At least not without making sure that the actual call for whatever it is is also altered accordingly. be they category or Page names. be wary so that you don’t end up translating things that are used for calling up various files to be used with your theme or plugin. or whatever. That you still need a translation. see the “Working with Language Files” section for links and suggestions). The actual translation should be in a . Messy? Yes.gnu . which is available across platforms. One of the most popular programs available is PoEdit (www. a weird error arises when a widget area gets called. and then save them as . 3. Next up is conditional design.php file. which is basically all about names. it is. .po files in PoEdit. While those won’t be translated without quite a bit of fiddling. just like almost everything else in the functions. That is (or hopefully was. However. and that in turn comes from a . what does this tell you? 1. When you release a theme or a plugin with a language file. Other software and services for working with . 133 The Naming Issue While it may not be entirely within your theme or plugin translation scope.po file. And the POT file is generated by your chosen software (again. the __() and _(). neither of these are as easy to use as PoEdit and most often PoEdit is recommended. That the theme is localized. The translators translated “Sidebar” (to “Sidomeny. which you created from a POT Working with Language Files There are several ways to work with the portable language files. You can easily open and edit available .php no less. and it can’t be found because of it being changed by the translation.po file available so that the users can translate it into their own language as well. That every translation string with the domain 'notesblog' is considered. which in turn has parsed your theme looking for your translation strings. be sure to also make the original . It is a good idea to encourage that. otherwise there’s not much point in using the load_theme_textdomain file. it is a good idea to consider their names regardless. The point is. Now.poedit. but still) and by doing so the themes that made direct calls to the “Sidebar” widget area failed because it was translated incorrectly. by the time you read this) the case with WordPress and the Swedish translation of “Sidebar.” a widget area located in sidebar.po files include GNU’s very own gettext (www.Chapter 6: Advanced Theme Usage Within the PHP tags of and LaunchPad (translations.” which somewhat misses the mark. 2. since others may benefit as well.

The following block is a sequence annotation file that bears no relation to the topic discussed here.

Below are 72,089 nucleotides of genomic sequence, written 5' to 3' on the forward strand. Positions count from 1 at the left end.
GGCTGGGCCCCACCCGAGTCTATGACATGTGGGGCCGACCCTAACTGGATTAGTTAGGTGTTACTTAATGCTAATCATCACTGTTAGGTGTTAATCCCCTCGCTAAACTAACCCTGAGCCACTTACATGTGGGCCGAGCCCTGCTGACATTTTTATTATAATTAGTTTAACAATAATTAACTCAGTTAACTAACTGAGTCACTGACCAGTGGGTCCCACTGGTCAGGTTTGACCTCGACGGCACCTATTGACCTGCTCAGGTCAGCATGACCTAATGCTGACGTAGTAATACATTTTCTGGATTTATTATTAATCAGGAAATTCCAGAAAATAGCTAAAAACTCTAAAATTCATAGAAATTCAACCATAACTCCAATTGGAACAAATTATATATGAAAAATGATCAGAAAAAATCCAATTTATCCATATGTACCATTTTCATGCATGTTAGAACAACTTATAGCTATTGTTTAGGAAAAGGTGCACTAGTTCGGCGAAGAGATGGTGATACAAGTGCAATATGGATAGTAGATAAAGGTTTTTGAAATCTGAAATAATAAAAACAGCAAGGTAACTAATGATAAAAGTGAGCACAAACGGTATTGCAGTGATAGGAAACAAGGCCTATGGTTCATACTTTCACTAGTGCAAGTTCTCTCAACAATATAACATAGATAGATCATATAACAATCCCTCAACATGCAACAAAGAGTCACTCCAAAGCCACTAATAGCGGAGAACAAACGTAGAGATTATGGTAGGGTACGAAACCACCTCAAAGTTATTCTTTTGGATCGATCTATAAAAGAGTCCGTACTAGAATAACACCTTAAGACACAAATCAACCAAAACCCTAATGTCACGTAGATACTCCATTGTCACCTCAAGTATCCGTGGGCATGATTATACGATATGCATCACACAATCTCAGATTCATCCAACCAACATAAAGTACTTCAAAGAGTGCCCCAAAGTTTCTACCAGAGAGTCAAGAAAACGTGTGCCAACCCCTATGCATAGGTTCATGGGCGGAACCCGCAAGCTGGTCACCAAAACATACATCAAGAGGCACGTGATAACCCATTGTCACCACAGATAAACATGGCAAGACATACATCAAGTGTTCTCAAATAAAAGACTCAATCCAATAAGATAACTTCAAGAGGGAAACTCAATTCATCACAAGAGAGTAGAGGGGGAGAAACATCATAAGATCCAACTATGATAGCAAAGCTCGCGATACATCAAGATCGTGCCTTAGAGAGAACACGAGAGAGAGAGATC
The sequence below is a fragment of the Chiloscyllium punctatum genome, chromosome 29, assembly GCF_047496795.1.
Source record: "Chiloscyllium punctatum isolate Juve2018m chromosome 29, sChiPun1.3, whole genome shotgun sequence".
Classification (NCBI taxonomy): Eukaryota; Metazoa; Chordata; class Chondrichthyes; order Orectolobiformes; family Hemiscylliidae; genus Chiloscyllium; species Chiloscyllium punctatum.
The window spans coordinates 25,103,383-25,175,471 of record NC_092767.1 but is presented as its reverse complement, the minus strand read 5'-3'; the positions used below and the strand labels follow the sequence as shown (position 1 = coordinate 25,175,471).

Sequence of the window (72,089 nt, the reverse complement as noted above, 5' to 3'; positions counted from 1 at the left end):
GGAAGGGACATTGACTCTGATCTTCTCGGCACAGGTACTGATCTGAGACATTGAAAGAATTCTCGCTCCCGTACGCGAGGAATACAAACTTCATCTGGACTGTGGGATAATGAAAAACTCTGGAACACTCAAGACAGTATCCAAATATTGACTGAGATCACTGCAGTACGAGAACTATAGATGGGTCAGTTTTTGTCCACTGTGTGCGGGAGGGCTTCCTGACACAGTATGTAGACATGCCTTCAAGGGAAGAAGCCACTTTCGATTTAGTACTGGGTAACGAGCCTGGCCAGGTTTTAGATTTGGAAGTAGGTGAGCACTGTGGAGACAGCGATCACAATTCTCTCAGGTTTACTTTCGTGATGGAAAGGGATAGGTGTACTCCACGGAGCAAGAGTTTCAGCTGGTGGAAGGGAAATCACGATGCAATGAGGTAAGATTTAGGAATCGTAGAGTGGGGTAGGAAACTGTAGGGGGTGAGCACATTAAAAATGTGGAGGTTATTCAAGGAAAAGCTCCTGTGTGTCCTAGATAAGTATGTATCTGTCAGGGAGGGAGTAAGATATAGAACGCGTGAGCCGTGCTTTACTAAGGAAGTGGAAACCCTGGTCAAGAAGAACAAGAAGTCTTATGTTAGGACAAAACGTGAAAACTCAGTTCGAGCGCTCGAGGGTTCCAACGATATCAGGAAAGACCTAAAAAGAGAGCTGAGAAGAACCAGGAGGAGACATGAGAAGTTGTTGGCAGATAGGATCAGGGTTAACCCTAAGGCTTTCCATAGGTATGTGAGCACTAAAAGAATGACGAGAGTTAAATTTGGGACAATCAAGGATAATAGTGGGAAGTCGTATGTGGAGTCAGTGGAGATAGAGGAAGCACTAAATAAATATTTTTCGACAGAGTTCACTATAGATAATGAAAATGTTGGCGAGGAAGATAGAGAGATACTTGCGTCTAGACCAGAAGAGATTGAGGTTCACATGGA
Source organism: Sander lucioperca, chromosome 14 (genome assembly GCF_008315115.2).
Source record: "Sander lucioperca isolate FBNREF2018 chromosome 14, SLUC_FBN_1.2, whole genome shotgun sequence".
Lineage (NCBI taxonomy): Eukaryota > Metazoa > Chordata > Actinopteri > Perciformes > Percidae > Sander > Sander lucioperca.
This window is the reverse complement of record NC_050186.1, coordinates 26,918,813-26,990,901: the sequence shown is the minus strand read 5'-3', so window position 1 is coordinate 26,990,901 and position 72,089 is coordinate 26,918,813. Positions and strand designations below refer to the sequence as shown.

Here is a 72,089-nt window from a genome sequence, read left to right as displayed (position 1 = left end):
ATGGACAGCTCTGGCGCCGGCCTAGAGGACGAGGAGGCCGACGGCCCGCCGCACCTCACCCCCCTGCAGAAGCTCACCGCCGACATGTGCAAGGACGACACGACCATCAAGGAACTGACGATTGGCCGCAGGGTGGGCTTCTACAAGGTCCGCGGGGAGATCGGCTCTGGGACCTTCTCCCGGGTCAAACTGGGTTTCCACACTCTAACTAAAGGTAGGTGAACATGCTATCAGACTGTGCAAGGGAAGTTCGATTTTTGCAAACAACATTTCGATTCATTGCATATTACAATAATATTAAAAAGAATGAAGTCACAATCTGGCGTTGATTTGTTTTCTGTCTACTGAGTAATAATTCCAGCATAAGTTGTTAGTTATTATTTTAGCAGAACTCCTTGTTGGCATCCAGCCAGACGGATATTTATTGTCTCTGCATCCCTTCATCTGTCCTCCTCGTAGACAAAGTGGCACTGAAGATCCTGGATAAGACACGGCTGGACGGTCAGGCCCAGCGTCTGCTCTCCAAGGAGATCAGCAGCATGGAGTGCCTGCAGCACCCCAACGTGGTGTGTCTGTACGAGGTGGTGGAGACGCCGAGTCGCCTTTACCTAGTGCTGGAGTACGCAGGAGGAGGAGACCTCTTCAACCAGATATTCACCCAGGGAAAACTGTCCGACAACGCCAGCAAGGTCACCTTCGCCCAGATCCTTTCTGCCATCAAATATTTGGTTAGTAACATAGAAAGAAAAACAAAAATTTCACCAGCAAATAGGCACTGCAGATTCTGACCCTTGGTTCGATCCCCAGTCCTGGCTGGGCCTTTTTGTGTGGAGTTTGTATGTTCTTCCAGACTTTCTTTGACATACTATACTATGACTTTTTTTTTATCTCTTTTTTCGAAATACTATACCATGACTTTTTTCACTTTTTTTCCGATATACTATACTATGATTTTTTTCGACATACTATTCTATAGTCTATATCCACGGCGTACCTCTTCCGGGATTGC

Or you can build a menu that highlights the Page or category you are on. "notesblog"). and is_search(). such as including different headers depending on where on the site you are. "notesblog"). } ?> The code goes above the loop. _e() is used for localization. . echo ' <strong>'. So conditional design can be pretty useful. single_cat_title(). echo '</h1>'. And yes. hence the title.Part II: Designing and Developing WordPress Themes Conditional Design Conditional tags are great. is_tag(). This means that you can serve up different things depending on the condition. So when that is the case. since they let you create a more dynamic design that aligns itself with whatever situation the visitor is in. after all).php template file in the Notes Blog Core theme to keep it from having to have all the various archive template files (better you create them in your child themes. _e("Your <strong>search result</strong>". } if (is_search()) { echo '<h1 class="listhead">'. This code checks where the visitor is and outputs something suitable: 134 <?php if (is_category()) { echo '<h1 class="listhead">'. and just outputs various h1 heading messages depending on where you are. echo ' <strong>'. a tag page. These perform exactly as you may imagine: returning true if it is a category page. "notesblog"). _e("Category". We’ll do that next. as you know by now. } if (is_tag()) { echo '<h1 class="listhead">'. the code will print the correct header. echo '</strong></h1>'. using the conditional tags is_category(). and so on. You can make more distinctive alterations to the design as well. echo '</strong></h1>'. _e("Tag". This is used in the index. single_tag_title(). The most obvious usage of conditional tags is to check where the visitor is on your site. and output something accordingly. as you can probably tell. or a search result.